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Autopoiesis and Cognition: The Realization of the Living
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The Tree of Knowledge

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Miller, Arthur L.

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Imagery in Scentific Thought; Creating 20th Century Physics

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Pangaro, Paul

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"Cybernetics: A Definition" online at:

http://www.pangaro.com/published/cyber-macmillan.html

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Pask, Gordon

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Conversation, Cognition, and Learning: A Cybernetic Theory and Methodology
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"A Comment, a Case History and a Plan," in Cybernetics, Art and Ideas

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Schoen, Donald A.

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Beyond the Stable State

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Schumpeter, Joseph A.

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Theory of Economic Development: An Inquiry into Profits, Capital, Credit, Interest and the Business Cycle

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Shannon, Claude E., and Warren Weaver

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The Mathematical Theory of Communication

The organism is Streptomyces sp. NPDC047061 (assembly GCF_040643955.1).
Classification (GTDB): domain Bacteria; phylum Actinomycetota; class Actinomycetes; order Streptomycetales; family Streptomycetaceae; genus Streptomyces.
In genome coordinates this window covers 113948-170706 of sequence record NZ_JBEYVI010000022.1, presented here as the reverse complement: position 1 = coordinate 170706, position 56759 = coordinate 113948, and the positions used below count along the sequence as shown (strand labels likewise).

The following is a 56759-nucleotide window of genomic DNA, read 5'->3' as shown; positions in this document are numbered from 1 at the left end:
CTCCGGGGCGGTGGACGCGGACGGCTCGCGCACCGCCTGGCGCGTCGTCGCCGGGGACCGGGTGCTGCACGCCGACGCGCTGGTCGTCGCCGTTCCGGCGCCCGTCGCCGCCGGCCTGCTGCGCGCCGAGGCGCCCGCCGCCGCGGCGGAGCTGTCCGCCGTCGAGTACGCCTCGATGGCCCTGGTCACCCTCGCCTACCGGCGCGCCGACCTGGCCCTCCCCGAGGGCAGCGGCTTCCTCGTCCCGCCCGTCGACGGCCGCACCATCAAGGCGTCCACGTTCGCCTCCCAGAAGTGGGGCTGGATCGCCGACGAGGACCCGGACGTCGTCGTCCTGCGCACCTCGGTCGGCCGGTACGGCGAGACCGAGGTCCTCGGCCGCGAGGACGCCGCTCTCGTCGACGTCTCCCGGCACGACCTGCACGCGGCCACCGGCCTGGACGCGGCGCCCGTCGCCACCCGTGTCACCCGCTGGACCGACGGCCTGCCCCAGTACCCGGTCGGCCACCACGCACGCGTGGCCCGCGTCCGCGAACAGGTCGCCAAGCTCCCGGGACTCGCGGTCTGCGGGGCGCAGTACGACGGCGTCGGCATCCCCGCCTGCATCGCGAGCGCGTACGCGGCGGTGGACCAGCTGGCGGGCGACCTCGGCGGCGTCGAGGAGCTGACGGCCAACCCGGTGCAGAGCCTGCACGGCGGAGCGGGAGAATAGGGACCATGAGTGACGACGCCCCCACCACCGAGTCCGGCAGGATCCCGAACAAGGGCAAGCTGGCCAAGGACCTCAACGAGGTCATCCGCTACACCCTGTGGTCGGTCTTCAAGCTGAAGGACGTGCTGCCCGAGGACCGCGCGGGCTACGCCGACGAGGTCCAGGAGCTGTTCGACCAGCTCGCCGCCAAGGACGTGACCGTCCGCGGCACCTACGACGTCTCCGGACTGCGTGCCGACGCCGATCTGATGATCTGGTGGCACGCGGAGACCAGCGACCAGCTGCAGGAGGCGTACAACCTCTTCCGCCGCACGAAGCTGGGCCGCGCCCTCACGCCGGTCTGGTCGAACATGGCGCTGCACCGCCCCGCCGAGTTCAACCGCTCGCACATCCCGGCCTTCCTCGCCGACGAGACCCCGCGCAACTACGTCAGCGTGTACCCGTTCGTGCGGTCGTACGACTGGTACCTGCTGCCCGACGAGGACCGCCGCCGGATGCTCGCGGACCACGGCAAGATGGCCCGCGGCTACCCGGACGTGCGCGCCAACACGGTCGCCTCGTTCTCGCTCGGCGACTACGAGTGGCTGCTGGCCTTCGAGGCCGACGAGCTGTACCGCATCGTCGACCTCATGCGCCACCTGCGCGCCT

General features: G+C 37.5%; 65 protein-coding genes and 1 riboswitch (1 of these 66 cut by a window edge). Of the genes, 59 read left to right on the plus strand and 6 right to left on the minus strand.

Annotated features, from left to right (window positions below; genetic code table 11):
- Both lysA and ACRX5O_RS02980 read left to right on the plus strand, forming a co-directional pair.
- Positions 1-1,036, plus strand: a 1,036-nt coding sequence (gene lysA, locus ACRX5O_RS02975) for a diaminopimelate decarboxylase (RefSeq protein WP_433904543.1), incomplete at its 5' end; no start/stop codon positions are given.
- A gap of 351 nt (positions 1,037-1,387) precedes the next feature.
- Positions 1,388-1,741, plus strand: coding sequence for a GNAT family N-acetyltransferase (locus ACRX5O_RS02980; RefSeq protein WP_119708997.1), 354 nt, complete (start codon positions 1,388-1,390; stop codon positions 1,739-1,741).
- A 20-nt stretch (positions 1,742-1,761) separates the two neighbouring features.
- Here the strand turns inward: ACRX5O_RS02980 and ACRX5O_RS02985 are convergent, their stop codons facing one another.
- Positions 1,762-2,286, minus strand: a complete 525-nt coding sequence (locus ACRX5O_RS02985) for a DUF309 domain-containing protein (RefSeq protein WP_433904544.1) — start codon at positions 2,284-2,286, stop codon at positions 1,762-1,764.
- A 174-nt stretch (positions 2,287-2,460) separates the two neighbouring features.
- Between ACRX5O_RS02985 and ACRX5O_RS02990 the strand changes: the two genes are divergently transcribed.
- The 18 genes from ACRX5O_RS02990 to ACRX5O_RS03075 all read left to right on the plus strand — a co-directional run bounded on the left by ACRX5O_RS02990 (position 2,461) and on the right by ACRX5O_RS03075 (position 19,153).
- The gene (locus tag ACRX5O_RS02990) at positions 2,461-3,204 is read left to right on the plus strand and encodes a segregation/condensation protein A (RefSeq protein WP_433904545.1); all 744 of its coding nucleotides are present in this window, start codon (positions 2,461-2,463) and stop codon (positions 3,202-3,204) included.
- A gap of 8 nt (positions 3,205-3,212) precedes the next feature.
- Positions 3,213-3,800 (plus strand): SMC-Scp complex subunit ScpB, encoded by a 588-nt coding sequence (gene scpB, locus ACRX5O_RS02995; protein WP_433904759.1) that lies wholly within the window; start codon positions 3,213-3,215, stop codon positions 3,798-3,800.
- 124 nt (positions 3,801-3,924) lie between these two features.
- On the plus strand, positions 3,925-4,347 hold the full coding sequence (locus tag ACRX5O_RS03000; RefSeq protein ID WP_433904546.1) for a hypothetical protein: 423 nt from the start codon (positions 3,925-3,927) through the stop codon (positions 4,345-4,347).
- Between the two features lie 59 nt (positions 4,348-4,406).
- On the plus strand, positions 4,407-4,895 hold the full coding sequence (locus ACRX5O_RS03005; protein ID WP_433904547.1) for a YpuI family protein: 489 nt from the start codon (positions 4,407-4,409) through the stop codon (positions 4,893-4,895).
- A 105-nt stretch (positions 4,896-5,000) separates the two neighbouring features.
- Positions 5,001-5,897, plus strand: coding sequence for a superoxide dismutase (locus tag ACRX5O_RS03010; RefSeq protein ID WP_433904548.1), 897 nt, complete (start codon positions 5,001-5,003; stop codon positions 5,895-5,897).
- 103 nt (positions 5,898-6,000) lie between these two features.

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Smith, Adam

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An Inquiry into the Nature and Causes of the Wealth of Nations

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Voltaire (Francois-Marie Arouet)

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Philosophical Dictionary

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von Foerster, Heinz
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Cybernetics of Cybernetics
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Observing Systems: Selected Papers of Heinz von Foerster


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Whorf, Benjamin. Edited by J. B. Carroll.

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Language, Thought and Reality: Selected Writings of Benjamin Whorf

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Wiener, Norbert

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The Human Use of Human Beings: Cybernetics and Society

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Wittgenstein, Ludwig

..
Philosophical Investigations



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Footnote:
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Notes on the Role of Leadership and Language in Regenerating Organizations based on conversations that took place in 2002 with Dr. Paul Pangaro and Dr. Michael Geoghegan produced by the Dubberly Design Office written by Peter Esmonde photograph by Bruce Ashley
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December 14, 2002
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(c) 2002 Sun Microsystems, Inc.